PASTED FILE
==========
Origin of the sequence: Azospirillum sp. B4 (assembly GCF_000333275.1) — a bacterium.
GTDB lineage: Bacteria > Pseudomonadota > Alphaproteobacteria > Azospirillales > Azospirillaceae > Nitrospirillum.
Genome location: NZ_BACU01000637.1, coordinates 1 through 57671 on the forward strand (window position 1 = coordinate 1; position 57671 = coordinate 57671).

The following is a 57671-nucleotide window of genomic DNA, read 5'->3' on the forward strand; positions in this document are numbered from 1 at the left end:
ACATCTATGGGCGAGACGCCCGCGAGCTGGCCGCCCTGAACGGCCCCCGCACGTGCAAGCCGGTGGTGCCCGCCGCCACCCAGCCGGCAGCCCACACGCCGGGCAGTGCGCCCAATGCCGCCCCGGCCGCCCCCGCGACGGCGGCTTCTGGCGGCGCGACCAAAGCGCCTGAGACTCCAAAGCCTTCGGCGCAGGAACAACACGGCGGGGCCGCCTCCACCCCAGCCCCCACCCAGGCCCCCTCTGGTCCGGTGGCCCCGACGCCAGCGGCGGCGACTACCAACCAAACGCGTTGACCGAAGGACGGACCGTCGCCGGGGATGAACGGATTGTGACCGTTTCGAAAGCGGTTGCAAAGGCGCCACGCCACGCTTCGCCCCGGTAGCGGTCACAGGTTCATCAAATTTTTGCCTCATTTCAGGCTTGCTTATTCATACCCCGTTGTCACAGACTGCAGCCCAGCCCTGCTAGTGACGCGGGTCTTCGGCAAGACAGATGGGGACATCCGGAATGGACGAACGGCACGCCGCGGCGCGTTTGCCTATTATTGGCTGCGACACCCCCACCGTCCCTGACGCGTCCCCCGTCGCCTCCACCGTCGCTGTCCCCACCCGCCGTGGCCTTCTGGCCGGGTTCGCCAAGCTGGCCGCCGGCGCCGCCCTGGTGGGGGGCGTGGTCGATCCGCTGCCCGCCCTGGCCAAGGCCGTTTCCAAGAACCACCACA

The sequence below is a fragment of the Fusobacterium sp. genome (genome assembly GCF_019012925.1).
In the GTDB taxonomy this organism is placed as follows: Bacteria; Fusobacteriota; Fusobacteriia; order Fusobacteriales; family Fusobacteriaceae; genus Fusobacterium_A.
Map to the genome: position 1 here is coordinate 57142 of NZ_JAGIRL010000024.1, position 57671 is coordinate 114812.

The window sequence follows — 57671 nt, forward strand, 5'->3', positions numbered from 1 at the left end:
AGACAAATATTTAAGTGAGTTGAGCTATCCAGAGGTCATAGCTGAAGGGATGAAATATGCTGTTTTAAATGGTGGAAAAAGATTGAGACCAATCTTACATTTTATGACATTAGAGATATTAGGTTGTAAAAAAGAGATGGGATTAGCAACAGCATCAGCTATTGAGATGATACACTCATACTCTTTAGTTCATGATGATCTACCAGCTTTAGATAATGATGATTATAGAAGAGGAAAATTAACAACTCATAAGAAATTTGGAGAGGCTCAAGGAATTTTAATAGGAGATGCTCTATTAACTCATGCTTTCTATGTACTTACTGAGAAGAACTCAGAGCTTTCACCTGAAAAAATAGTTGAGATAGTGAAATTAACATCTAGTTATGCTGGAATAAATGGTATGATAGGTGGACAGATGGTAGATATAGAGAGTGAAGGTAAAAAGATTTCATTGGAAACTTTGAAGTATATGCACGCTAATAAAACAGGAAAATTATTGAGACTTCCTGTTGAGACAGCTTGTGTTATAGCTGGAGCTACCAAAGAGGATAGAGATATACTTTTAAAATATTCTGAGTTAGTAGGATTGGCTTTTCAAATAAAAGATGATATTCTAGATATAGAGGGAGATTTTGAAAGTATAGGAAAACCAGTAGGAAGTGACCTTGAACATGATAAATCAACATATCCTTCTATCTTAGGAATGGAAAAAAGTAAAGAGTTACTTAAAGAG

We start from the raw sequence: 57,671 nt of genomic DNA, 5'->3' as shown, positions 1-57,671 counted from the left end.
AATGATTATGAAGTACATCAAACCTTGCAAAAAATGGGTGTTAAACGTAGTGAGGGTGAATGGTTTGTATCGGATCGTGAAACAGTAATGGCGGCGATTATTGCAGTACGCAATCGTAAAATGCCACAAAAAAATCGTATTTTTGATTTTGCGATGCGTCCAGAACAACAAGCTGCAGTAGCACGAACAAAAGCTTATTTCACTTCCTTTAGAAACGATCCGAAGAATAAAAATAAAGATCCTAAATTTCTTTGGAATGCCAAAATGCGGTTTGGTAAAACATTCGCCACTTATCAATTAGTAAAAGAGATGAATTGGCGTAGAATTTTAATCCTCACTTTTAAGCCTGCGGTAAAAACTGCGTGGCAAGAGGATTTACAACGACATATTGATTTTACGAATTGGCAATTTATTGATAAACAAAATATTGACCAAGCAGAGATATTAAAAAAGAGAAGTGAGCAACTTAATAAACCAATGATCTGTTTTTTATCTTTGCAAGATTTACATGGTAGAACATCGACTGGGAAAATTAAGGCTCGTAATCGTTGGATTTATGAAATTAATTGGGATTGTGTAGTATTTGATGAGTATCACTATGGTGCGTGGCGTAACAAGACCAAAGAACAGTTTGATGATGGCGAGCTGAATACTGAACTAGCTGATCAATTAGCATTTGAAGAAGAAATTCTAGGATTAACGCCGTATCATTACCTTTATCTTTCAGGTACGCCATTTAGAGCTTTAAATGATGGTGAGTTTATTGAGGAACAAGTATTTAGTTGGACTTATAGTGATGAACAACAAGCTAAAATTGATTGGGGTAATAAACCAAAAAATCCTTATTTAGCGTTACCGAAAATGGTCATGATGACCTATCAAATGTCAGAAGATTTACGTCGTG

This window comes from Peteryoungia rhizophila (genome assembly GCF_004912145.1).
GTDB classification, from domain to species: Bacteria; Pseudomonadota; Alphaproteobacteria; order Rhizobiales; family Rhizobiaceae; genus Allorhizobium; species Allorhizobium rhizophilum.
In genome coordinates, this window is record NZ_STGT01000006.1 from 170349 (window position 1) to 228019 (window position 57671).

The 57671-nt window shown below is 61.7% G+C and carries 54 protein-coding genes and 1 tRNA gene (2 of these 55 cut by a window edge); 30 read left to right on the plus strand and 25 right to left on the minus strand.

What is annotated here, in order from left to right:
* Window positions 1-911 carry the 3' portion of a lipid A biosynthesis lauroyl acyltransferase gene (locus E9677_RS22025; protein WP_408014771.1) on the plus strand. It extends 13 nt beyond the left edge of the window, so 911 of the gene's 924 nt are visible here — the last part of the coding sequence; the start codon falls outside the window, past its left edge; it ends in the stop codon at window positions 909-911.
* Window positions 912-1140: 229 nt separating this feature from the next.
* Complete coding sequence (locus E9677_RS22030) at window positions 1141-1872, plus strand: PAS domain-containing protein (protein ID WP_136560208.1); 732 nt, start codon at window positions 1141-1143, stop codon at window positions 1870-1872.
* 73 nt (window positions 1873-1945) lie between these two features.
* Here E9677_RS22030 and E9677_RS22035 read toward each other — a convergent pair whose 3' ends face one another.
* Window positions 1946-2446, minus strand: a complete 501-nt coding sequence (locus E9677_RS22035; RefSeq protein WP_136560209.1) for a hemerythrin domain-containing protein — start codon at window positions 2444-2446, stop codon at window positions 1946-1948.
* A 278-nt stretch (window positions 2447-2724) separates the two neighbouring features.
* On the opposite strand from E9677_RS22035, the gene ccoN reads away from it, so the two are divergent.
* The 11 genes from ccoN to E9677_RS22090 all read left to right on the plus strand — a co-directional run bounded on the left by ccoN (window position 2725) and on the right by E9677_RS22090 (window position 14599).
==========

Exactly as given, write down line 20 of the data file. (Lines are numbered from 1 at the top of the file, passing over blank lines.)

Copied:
* Complete coding sequence (locus E9677_RS22030) at window positions 1141-1872, plus strand: PAS domain-containing protein (protein ID WP_136560208.1); 732 nt, start codon at window positions 1141-1143, stop codon at window positions 1870-1872.